The film, debuting just two years after Peele's Oscar-winning horror film Get Out, follows a family after four masked strangers descend upon their home with the intent to murder them, forcing them to fight for survival. While the story alone is scary enough to give viewers nightmares, it was Lupita Nyong'o's voice in the role of Adelaide Wilson's doppelgänger that caught attention and drew backlash.
Speaking to Variety following the films premiere, Nyong'o explained that she drew inspiration for the "creepy voice" from Robert F. Kennedy Jr.'s "scratchy" voice, which is a result of spasmodic dysphonia, a condition in which "involuntary spasms in the tiny muscles of the larynx cause the voice to break up, or sound strained, tight, strangled, breathy, or whispery."
"I was inspired by the condition spasmodic dysphonia," Nyong'o said. "It creates this spasming in your vocal chords that leads to an irregular flow of air."
The revelation that the film had drawn upon a disability in order to up the creep factor and depict a character as evil immediately sparked backlash among those with disabilities and their allies.
"I am greatly concerned that our condition has been demonized," one person wrote in response. "Now in the public eye, we are 'creepy' sound like we have 'swallowed a cheese grater.' Our voice is that of a monster. I believe this mocks our disability, should be strongly condemned."
"It was very distressing to hear that Spasmodic Dysphonia was the 'inspiration' for the 'creepy' voice in the movie, Us. People suffer daily with this condition. Would you EVER take any other disability and say you based an evil character on it ???" another questioned.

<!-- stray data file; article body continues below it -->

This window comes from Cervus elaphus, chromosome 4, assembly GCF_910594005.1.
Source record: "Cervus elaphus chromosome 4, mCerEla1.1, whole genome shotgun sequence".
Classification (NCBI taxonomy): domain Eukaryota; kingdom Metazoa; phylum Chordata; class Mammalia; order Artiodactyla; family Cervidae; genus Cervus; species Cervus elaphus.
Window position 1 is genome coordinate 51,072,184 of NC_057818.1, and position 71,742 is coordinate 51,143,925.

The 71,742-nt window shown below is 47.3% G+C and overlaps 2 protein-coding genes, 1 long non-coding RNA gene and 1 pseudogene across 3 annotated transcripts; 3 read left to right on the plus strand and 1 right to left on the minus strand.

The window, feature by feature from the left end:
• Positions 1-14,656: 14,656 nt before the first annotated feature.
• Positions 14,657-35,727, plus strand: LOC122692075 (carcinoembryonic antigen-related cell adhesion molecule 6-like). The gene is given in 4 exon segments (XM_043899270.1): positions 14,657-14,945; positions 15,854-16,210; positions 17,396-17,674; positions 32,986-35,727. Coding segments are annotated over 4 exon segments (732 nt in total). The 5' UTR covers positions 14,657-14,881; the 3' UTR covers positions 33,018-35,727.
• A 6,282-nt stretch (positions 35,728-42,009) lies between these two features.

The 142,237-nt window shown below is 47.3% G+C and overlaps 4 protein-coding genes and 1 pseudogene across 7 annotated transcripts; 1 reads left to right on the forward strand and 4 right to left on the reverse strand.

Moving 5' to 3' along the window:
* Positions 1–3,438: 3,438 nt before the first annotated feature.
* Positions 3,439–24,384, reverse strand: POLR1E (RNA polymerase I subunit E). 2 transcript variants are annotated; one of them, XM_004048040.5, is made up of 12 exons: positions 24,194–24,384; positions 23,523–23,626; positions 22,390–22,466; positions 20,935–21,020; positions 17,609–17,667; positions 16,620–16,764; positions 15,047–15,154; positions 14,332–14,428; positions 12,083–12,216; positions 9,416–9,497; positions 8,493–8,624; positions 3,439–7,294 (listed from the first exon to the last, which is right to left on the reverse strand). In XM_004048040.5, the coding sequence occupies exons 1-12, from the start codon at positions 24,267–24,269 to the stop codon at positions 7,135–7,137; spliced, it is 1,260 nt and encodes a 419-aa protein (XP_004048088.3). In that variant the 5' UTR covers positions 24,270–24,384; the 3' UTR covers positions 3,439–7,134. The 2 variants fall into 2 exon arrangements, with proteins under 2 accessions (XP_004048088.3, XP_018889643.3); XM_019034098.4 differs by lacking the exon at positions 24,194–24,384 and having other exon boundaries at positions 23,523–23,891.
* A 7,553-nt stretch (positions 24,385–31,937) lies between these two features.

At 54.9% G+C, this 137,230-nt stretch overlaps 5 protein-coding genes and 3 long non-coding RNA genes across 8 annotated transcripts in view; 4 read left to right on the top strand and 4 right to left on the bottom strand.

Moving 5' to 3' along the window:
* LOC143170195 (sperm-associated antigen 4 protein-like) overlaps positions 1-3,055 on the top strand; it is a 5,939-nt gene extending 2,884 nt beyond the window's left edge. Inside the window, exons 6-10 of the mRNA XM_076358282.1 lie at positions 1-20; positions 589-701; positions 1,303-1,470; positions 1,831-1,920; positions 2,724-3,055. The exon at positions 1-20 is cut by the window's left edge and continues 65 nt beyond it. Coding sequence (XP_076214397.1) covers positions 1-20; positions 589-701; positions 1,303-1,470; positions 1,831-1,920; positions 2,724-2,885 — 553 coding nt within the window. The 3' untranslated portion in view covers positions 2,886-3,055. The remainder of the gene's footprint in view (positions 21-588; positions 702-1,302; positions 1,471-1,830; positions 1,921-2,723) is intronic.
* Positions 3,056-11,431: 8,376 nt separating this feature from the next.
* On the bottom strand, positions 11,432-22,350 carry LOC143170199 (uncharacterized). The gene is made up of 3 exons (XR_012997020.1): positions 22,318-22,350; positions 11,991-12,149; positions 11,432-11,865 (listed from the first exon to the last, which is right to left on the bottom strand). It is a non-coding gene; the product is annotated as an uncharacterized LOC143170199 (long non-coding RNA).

"To portray someone as evil/creepy because of their disability does individuals with voice disorders a huge disservice in fighting the stigma that comes with having a different voice," another wrote.
Addressing the film's portrayal of disabilities, the National Spasmodic Dysphonia Association (NSDA) wrote that "this disorder does not end when the movie is over."
"What is difficult for us, and for the thousands of people living with spasmodic dysphonia, is this association to their voice with what might be considered haunting, wilted or a result of emotional trauma especially since spasmodic dysphonia is a neurological disorder," their statement read. "We applaud the work of Ms. Nyong'o and this opportunity to educate about this rare voice condition, but for the Spasmodic Dysphonia community, this disorder does not end when the movie is over."
Neither Peele nor Nyong'o, or any other stars of the film, have responded to the backlash.